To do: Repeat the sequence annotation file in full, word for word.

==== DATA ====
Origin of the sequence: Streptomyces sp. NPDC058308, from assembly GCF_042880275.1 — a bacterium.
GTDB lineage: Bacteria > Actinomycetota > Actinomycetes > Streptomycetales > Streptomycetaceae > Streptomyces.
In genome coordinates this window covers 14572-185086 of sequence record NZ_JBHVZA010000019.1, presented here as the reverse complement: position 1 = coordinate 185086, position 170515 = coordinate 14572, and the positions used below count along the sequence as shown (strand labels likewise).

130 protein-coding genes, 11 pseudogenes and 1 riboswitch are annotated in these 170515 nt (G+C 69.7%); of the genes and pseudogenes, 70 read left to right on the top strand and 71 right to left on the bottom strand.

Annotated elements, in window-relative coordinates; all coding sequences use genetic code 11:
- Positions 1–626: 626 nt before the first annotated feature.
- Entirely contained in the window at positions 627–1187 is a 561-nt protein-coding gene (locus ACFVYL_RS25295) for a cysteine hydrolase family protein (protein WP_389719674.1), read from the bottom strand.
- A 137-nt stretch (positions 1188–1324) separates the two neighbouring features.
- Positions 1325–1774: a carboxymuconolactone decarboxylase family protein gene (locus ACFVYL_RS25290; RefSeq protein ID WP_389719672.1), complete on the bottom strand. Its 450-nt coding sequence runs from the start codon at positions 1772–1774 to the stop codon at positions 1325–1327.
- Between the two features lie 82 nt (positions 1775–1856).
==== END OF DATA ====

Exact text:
Origin of the sequence: Streptomyces sp. NPDC058308, from assembly GCF_042880275.1 — a bacterium.
GTDB lineage: Bacteria > Actinomycetota > Actinomycetes > Streptomycetales > Streptomycetaceae > Streptomyces.
In genome coordinates this window covers 14572-185086 of sequence record NZ_JBHVZA010000019.1, presented here as the reverse complement: position 1 = coordinate 185086, position 170515 = coordinate 14572, and the positions used below count along the sequence as shown (strand labels likewise).

130 protein-coding genes, 11 pseudogenes and 1 riboswitch are annotated in these 170515 nt (G+C 69.7%); of the genes and pseudogenes, 70 read left to right on the top strand and 71 right to left on the bottom strand.

Annotated elements, in window-relative coordinates; all coding sequences use genetic code 11:
- Positions 1–626: 626 nt before the first annotated feature.
- Entirely contained in the window at positions 627–1187 is a 561-nt protein-coding gene (locus ACFVYL_RS25295) for a cysteine hydrolase family protein (protein WP_389719674.1), read from the bottom strand.
- A 137-nt stretch (positions 1188–1324) separates the two neighbouring features.
- Positions 1325–1774: a carboxymuconolactone decarboxylase family protein gene (locus ACFVYL_RS25290; RefSeq protein ID WP_389719672.1), complete on the bottom strand. Its 450-nt coding sequence runs from the start codon at positions 1772–1774 to the stop codon at positions 1325–1327.
- Between the two features lie 82 nt (positions 1775–1856).